Ex-tropical cyclone Pancho slipped down the coast today and dropped what he had left on us. We didn’t get any wind, but obviously somewhere had suffered. The sky was red with dust and anything the rain fell on got covered in a fine coat of red mud. Someone else’s topsoil is now washing down the creeks to the city.
Watching it from the safety of the school library was quite spectacular. The school has just had a lot of work done to the grounds, but I hate to think what’s going to have to be redone. The water ran off the road into school, down the driveway, mounted the curb, ran down the new lawned area and poured onto the recently levelled and as yet ungrassed oval, or do I mean swimming pool? It was quite a sight – five acres of mud. There was also a waterfall off the library roof (the gutters couldn’t cope), onto the verandah, down the ramp, along the path and onto - you guessed it - the oval.
But apparently we were lucky at the Primary Campus library. Down at Secondary, the other library assistant had to move from in front of the computer and put a bucket in her place, to catch the waterfall coming through the ceiling.
I left work a little early when there was a lull in the downpour. In town, roads were three feet deep in places. The local park by the river had transformed into a lake. As I drove home the school bus driver flagged me down (he should have been going the other way) to tell me that my boys had been the last kids he could drop off, because the road further up was impassable. He still had about ten children on board who were going to have to take a very long route home. “By the way,” he said cheerfully, “you won’t be able to get in – your driveway’s flooded!”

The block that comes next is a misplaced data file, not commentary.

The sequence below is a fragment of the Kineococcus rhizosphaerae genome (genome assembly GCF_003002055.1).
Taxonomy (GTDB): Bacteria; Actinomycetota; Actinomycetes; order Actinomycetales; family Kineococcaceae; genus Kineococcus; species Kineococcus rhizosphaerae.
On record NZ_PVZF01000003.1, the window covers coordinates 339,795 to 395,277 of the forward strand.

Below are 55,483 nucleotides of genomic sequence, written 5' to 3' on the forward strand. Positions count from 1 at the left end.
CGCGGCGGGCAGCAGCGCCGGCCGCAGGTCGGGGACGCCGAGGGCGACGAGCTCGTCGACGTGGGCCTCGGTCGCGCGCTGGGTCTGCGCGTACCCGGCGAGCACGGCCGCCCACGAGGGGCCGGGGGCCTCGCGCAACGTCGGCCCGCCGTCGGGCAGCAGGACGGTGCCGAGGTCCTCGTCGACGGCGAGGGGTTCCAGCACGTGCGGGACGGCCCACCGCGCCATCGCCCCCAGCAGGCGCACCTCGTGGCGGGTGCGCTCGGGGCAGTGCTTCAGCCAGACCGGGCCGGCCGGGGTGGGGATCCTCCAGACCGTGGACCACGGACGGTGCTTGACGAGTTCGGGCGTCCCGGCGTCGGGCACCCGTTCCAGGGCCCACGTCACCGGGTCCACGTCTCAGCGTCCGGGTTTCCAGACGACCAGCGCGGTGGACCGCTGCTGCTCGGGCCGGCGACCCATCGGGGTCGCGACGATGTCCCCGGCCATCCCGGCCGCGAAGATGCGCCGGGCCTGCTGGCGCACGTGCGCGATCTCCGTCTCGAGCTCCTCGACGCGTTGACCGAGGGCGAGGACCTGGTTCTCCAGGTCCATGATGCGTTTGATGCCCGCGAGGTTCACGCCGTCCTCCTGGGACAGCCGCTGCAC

The whole way home, creeks that don’t normally run much, had broken their banks and crossed the road, leaving rocks and trees everywhere. We’d lost two fences where the water had carried them away and P was just on his way to move sheep when I got to the end of the driveway. I’m glad he was there, because I probably wouldn’t have tried to get through the creek across the gate, but he’d got through on his four-wheel motor bike, so I risked it. Apparently, five minutes earlier the creek had been running over the road a foot deep, too.
Of course I got in to find Dynamo standing on an island in the middle of the raging creek, thinking it was all great fun. Why do fathers never see things the same way as mothers? I looked and thought Oh no! What if he falls in? What if the water rises again? His Dad just saw it and thought Boys will be boys. But I do wonder if Dynamo had more sense than his older brother who was happily playing on the computer, still in his sodden school uniform. At least Dynamo had dry clothes on. Yes, boys will be boys, unfortunately.